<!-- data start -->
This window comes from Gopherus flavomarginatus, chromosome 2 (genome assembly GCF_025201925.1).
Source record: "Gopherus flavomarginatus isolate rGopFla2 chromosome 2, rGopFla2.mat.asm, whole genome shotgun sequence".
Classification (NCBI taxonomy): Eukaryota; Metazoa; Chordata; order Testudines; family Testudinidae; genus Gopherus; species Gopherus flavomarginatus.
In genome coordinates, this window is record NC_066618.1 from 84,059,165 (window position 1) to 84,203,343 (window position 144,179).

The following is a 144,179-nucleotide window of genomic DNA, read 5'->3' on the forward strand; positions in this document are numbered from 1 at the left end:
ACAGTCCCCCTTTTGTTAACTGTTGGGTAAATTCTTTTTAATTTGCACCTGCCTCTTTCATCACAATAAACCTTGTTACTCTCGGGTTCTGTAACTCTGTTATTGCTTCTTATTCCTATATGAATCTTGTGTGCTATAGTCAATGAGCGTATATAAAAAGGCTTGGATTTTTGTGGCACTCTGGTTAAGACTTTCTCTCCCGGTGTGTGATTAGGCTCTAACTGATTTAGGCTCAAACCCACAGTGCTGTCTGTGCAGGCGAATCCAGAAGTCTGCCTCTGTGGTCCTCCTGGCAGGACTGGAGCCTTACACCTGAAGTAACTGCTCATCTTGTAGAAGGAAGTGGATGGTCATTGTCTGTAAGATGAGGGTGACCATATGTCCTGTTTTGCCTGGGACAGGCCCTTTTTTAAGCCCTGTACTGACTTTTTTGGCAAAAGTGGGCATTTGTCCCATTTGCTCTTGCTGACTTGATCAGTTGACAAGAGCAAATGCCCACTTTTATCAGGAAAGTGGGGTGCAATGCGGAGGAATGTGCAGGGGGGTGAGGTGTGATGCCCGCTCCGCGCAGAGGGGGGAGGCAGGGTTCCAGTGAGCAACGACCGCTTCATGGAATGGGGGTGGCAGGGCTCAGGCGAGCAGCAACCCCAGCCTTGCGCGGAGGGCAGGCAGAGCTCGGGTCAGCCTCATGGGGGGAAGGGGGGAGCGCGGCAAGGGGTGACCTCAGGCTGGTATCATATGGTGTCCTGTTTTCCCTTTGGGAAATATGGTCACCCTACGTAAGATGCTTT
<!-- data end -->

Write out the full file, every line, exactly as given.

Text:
This window comes from Gopherus flavomarginatus, chromosome 2 (genome assembly GCF_025201925.1).
Source record: "Gopherus flavomarginatus isolate rGopFla2 chromosome 2, rGopFla2.mat.asm, whole genome shotgun sequence".
Classification (NCBI taxonomy): Eukaryota; Metazoa; Chordata; order Testudines; family Testudinidae; genus Gopherus; species Gopherus flavomarginatus.
In genome coordinates, this window is record NC_066618.1 from 84,059,165 (window position 1) to 84,203,343 (window position 144,179).

The following is a 144,179-nucleotide window of genomic DNA, read 5'->3' on the forward strand; positions in this document are numbered from 1 at the left end:
ACAGTCCCCCTTTTGTTAACTGTTGGGTAAATTCTTTTTAATTTGCACCTGCCTCTTTCATCACAATAAACCTTGTTACTCTCGGGTTCTGTAACTCTGTTATTGCTTCTTATTCCTATATGAATCTTGTGTGCTATAGTCAATGAGCGTATATAAAAAGGCTTGGATTTTTGTGGCACTCTGGTTAAGACTTTCTCTCCCGGTGTGTGATTAGGCTCTAACTGATTTAGGCTCAAACCCACAGTGCTGTCTGTGCAGGCGAATCCAGAAGTCTGCCTCTGTGGTCCTCCTGGCAGGACTGGAGCCTTACACCTGAAGTAACTGCTCATCTTGTAGAAGGAAGTGGATGGTCATTGTCTGTAAGATGAGGGTGACCATATGTCCTGTTTTGCCTGGGACAGGCCCTTTTTTAAGCCCTGTACTGACTTTTTTGGCAAAAGTGGGCATTTGTCCCATTTGCTCTTGCTGACTTGATCAGTTGACAAGAGCAAATGCCCACTTTTATCAGGAAAGTGGGGTGCAATGCGGAGGAATGTGCAGGGGGGTGAGGTGTGATGCCCGCTCCGCGCAGAGGGGGGAGGCAGGGTTCCAGTGAGCAACGACCGCTTCATGGAATGGGGGTGGCAGGGCTCAGGCGAGCAGCAACCCCAGCCTTGCGCGGAGGGCAGGCAGAGCTCGGGTCAGCCTCATGGGGGGAAGGGGGGAGCGCGGCAAGGGGTGACCTCAGGCTGGTATCATATGGTGTCCTGTTTTCCCTTTGGGAAATATGGTCACCCTACGTAAGATGCTTT